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The Long March

The True History of Communist China's Founding Myth

The Long March by Sun Shuyun
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In The Long March, Sun Shuyun uncovers the true story behind the mythic march of Mao's soldiers across China, exposing the famine, disease, and desertion behind the legend.In 1934, in the midst of civil war, the Communist party and its 200,000 soldiers were forced from their bases by Chiang Kai-shek and his Nationalist troops. Led by Mao Tse Tung, they set off on a strategic retreat to the barren north of China, thousands of miles away. As Sun Shuyun travels along the march route, her interviews with survivors and villagers show that the forces at work during the days of the revolution – poverty, sickness, and Mao's use of terror, propaganda, and ruthless purges – have shaped modern China irrevocably. Uncovering the forced recruitment, political infighting, and futile deaths behind the myth, Shuyun creates a compelling narrative of a turning point in modern Chinese history, and a fascinating journey that spans China, old and new.


From the Trade Paperback edition.
Knopf Doubleday Publishing Group; October 2010
270 pages; ISBN 9780307487650
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Title: The Long March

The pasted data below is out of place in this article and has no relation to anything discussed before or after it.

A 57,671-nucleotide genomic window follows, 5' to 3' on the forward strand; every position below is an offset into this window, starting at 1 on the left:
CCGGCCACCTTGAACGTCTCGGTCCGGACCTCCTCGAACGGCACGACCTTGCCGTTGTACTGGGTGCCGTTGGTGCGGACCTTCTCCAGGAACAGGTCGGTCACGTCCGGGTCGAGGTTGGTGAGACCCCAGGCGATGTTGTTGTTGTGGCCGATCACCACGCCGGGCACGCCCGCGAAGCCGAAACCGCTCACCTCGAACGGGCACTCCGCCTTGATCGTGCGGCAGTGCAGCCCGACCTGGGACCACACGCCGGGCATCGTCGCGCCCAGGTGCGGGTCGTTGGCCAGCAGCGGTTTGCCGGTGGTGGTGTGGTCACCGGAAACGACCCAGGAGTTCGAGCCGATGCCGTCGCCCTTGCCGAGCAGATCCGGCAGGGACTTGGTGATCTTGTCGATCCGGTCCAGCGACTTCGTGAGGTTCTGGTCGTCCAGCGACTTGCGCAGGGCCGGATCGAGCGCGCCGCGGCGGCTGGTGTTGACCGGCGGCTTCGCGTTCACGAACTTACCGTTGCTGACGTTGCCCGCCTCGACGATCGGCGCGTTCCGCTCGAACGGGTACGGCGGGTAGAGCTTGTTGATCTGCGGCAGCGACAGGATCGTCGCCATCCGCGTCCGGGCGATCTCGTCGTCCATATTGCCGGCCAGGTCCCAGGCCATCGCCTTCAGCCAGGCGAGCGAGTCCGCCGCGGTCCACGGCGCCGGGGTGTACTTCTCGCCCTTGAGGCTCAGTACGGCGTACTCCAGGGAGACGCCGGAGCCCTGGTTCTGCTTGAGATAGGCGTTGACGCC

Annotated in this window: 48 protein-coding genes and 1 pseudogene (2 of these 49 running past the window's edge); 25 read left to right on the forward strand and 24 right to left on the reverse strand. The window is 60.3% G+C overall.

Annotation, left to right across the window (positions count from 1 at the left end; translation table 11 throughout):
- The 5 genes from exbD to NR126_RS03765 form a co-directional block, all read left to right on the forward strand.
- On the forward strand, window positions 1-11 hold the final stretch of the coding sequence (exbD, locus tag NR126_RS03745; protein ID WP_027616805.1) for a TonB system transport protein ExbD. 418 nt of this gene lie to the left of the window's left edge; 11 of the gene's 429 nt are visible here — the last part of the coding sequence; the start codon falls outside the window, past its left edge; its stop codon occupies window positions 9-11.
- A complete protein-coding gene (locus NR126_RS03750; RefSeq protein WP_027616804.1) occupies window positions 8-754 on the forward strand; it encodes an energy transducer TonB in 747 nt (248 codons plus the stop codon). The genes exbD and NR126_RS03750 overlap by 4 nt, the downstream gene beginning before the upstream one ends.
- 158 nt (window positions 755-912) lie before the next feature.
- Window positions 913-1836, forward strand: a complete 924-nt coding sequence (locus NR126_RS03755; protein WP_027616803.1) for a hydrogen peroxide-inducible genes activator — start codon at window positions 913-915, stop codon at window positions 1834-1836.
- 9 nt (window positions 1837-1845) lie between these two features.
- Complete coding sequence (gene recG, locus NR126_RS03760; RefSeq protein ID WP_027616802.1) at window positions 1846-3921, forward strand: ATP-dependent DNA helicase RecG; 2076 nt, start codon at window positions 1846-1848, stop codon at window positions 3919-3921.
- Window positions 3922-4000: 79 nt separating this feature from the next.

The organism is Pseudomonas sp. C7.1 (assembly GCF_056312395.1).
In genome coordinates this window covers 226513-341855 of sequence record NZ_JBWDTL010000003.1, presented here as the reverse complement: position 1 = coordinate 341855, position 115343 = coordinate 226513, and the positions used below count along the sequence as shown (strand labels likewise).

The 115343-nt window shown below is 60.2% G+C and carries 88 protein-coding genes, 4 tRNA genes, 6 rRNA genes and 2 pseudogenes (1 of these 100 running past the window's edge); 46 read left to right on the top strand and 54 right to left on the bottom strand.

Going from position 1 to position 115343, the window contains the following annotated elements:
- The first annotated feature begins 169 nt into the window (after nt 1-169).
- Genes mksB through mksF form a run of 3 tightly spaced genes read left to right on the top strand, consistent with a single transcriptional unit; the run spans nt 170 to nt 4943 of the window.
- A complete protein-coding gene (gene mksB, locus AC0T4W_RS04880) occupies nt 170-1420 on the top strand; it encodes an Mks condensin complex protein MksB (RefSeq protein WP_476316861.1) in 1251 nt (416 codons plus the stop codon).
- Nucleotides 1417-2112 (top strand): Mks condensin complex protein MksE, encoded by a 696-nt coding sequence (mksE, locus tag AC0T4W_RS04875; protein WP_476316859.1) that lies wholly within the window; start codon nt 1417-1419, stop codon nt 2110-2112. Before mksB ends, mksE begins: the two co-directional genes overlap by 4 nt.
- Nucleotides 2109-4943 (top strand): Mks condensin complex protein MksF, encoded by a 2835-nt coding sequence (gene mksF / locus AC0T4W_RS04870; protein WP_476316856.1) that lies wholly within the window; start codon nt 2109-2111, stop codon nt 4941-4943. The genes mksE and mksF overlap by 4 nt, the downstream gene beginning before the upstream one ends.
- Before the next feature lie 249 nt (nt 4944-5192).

Author: Sun Shuyun
 
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Excerpt
1 * DRAIN THE POND TO CATCH THE FISH


I’m sending you to the Army my man,
You must see the reason why
The Revolution is for us.
I’m sending you to do or die.


Here’s a towel I've embroidered
With all my love to say:
Revolution for ever!
The Party you must not betray!



The song pierced the silence of Shi Village, which nestled at the foot of a hill covered in thick bamboo groves. It was mid–October, 1935, in Jiangxi Province, southern China. The autumn harvest was already in and the land surrounding the village was yellow with the stubble of rice stalks, but some fields stood as if wasted, with grass sprouting in the dried–out paddy, already turning brown. A few water buffalo were plodding home, only stopping when they came to their favorite place, the village pond, where they drank, ducks and geese swam, children bathed, women washed their clothes, and men asked one another about their day. Nearby stood the giant camphor tree, whose overhanging branches gave ample shelter from the rain and intense heat of the South.

Today the water buffalo had the pond to themselves, and only the village ancestor shrine opposite showed signs of life, but not with pious prayers and hypnotic chants offered to the ancestors: only the revolutionary song calling on young men to join the Red Army. Through the imposing entrance topped by grey–tiled eaves, boys carrying spears rushed in and out, looking solemn, as if they had been entrusted with the most important task of their lives. Two young women were putting a table and some benches outside the gate. As the song died away, more women came out, clutching shoes they were making out of cloth, calling their children, while others gathered up firewood from outside the gate, and went home to cook.